Federal court orders Wisconsin Legislature to redraw maps

MADISON — A panel of federal judges has ordered the Wisconsin Legislature to redraw legislative boundaries by November, rejecting calls from those challenging the maps to have the judges do the work.

The three-judge panel released its decision in the redistricting case Friday. The state is expected to ask the U.S. Supreme Court to take the case.

State attorneys had asked for the Republican-controlled Legislature to be allowed to draw the maps if the Supreme Court orders them redone. Democrats who sued over the boundaries wanted the judges to do that.

A dozen voters sued in 2015 over the Republican-drawn boundaries, alleging they unconstitutionally consolidated GOP power and discriminated against Democrats. The three-judge panel agreed in a 2-1 ruling in November but didn't order any immediate action.

Democrats are calling for public hearings on the redrawing of those legislative boundaries.

Republican legislative leaders had no immediate comment on the ruling, but have previously said they expect the Supreme Court to uphold the original maps.

Republican Attorney General Brad Schimel has promised to appeal the ruling to the U.S. Supreme Court.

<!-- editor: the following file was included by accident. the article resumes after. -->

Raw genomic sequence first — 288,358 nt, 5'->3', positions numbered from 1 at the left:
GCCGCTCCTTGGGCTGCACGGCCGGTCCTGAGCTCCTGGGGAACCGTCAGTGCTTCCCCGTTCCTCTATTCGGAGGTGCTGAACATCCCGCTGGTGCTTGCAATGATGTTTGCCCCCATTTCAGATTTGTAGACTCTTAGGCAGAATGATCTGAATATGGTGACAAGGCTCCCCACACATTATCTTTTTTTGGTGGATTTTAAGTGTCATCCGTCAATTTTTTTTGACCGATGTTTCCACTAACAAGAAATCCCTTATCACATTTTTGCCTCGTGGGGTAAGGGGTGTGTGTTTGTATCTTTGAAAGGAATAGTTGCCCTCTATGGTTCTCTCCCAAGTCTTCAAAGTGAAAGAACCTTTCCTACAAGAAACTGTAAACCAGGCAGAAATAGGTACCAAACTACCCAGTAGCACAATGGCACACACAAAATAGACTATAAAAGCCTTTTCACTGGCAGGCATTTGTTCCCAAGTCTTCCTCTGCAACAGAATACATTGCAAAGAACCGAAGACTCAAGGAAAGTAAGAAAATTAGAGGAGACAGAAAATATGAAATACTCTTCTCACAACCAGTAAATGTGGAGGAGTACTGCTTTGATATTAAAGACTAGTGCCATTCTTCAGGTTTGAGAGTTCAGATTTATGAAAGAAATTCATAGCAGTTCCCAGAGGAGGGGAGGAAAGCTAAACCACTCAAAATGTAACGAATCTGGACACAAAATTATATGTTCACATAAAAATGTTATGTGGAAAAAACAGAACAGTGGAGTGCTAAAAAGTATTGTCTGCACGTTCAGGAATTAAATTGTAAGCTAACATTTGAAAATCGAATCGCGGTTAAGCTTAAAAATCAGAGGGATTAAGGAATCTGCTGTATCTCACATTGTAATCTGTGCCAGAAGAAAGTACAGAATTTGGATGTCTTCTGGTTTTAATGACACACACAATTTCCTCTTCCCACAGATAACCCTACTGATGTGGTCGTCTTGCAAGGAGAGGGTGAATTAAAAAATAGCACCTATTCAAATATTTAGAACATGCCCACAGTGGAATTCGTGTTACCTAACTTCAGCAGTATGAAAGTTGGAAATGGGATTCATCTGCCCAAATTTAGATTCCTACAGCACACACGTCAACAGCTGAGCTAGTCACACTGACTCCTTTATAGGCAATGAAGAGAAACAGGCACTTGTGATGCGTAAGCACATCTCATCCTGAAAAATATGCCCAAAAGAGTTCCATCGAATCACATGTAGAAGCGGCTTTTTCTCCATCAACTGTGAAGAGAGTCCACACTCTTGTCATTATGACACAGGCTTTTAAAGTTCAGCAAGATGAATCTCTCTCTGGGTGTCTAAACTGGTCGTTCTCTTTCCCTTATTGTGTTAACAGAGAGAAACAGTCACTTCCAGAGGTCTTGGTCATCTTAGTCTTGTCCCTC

State Sen. Mark Miller (D - Monona) issued the following statement on this order:

"The decision by the federal court to require new redistricting maps by November 1, 2017 is great news for Wisconsin. Voters should always pick their elected officials instead of elected officials picking them. I hope that legislative republicans are more competent with their second chance.

"In our democracy, people have the right to hold their government accountable in fair, competitive elections – I am pleased that power should finally be returned to the people of Wisconsin."

Democratic Party of Wisconsin Chair Martha Laning issued this statement:

"Democrats believe that voting should be fair and elections should be meaningful. This is an incredibly important ruling for the people of Wisconsin and our democracy. Finally, after six years of an unconstitutional gerrymander, the voters will have a chance to truly have their voice heard.

"Many thanks to those who fought tirelessly to put the power of the vote back in the hands of the people. I look forward to a fair and transparent redrawing process and the restoration of a cornerstone of our democratic process."